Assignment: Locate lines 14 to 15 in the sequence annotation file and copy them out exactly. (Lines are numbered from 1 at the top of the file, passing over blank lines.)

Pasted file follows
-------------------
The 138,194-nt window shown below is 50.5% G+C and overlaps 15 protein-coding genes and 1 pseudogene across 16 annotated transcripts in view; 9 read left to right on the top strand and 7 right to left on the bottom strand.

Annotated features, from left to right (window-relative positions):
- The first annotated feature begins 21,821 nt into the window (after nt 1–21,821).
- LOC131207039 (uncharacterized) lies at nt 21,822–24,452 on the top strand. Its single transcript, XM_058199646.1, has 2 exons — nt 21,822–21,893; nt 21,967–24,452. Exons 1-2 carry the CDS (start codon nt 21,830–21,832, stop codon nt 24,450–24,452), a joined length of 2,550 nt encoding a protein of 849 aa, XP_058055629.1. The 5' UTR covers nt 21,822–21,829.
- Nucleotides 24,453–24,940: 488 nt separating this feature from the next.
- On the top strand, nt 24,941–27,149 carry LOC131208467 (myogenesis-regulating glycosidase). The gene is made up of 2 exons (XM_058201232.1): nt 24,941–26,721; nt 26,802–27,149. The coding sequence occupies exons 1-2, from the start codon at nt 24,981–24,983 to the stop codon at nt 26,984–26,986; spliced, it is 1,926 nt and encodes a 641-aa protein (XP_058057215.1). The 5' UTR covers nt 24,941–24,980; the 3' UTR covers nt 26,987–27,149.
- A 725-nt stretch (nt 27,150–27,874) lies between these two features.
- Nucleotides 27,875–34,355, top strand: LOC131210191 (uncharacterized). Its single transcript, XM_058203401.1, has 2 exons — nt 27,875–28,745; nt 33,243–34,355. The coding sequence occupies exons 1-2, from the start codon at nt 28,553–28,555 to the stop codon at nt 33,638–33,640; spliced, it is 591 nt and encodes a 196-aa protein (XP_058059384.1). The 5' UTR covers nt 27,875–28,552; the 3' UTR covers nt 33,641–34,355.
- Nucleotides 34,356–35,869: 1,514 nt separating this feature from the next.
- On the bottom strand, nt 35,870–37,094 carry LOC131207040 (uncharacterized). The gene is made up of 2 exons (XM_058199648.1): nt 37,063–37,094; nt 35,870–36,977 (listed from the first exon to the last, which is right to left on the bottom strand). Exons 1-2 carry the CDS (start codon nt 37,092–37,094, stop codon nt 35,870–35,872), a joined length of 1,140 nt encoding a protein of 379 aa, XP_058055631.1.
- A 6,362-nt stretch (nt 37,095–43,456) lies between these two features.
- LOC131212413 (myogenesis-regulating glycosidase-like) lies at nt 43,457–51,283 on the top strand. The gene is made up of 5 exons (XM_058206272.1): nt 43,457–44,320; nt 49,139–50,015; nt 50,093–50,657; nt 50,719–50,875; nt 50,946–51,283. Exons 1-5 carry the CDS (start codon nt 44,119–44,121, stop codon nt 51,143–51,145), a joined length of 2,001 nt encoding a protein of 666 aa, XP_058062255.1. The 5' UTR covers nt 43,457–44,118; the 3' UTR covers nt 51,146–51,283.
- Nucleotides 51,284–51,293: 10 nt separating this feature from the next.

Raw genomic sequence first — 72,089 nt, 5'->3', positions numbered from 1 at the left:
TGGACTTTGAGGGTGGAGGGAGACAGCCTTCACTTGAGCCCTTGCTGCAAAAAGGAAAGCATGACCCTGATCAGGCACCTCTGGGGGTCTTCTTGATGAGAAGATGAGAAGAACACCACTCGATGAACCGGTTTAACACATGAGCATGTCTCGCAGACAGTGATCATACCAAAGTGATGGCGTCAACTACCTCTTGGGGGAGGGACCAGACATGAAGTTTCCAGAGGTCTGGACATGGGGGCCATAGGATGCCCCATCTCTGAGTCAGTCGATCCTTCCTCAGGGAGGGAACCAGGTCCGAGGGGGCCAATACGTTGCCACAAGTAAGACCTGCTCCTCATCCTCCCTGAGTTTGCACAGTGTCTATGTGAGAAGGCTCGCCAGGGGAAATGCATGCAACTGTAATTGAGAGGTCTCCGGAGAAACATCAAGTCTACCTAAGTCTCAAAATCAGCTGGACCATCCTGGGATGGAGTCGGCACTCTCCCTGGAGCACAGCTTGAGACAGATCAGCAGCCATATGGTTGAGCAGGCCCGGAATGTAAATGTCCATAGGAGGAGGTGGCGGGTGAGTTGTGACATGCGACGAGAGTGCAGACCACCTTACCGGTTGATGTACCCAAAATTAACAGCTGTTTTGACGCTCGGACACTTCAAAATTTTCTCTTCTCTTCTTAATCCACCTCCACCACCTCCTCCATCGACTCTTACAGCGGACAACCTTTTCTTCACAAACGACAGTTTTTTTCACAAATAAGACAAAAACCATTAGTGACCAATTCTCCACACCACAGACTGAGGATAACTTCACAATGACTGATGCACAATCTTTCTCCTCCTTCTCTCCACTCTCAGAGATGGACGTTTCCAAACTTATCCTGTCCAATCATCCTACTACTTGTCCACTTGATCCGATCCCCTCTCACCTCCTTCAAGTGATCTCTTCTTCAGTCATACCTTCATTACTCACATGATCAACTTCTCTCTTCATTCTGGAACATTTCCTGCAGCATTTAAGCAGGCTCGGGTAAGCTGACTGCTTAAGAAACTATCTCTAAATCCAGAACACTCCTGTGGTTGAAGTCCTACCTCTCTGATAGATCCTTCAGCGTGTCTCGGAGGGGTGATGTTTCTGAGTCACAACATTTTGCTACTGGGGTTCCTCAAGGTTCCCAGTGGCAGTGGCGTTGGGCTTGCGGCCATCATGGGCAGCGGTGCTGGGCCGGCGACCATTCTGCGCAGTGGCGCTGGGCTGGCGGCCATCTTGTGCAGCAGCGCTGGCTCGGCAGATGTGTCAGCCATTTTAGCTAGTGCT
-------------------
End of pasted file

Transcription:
Raw genomic sequence first — 72,089 nt, 5'->3', positions numbered from 1 at the left:
TGGACTTTGAGGGTGGAGGGAGACAGCCTTCACTTGAGCCCTTGCTGCAAAAAGGAAAGCATGACCCTGATCAGGCACCTCTGGGGGTCTTCTTGATGAGAAGATGAGAAGAACACCACTCGATGAACCGGTTTAACACATGAGCATGTCTCGCAGACAGTGATCATACCAAAGTGATGGCGTCAACTACCTCTTGGGGGAGGGACCAGACATGAAGTTTCCAGAGGTCTGGACATGGGGGCCATAGGATGCCCCATCTCTGAGTCAGTCGATCCTTCCTCAGGGAGGGAACCAGGTCCGAGGGGGCCAATACGTTGCCACAAGTAAGACCTGCTCCTCATCCTCCCTGAGTTTGCACAGTGTCTATGTGAGAAGGCTCGCCAGGGGAAATGCATGCAACTGTAATTGAGAGGTCTCCGGAGAAACATCAAGTCTACCTAAGTCTCAAAATCAGCTGGACCATCCTGGGATGGAGTCGGCACTCTCCCTGGAGCACAGCTTGAGACAGATCAGCAGCCATATGGTTGAGCAGGCCCGGAATGTAAATGTCCATAGGAGGAGGTGGCGGGTGAGTTGTGACATGCGACGAGAGTGCAGACCACCTTACCGGTTGATGTACCCAAAATTAACAGCTGTTTTGACGCTCGGACACTTCAAAATTTTCTCTTCTCTTCTTAATCCACCTCCACCACCTCCTCCATCGACTCTTACAGCGGACAACCTTTTCTTCACAAACGACAGTTTTTTTCACAAATAAGACAAAAACCATTAGTGACCAATTCTCCACACCACAGACTGAGGATAACTTCACAATGACTGATGCACAATCTTTCTCCTCCTTCTCTCCACTCTCAGAGATGGACGTTTCCAAACTTATCCTGTCCAATCATCCTACTACTTGTCCACTTGATCCGATCCCCTCTCACCTCCTTCAAGTGATCTCTTCTTCAGTCATACCTTCATTACTCACATGATCAACTTCTCTCTTCATTCTGGAACATTTCCTGCAGCATTTAAGCAGGCTCGGGTAAGCTGACTGCTTAAGAAACTATCTCTAAATCCAGAACACTCCTGTGGTTGAAGTCCTACCTCTCTGATAGATCCTTCAGCGTGTCTCGGAGGGGTGATGTTTCTGAGTCACAACATTTTGCTACTGGGGTTCCTCAAGGTTCCCAGTGGCAGTGGCGTTGGGCTTGCGGCCATCATGGGCAGCGGTGCTGGGCCGGCGACCATTCTGCGCAGTGGCGCTGGGCTGGCGGCCATCTTGTGCAGCAGCGCTGGCTCGGCAGATGTGTCAGCCATTTTAGCTAGTGCT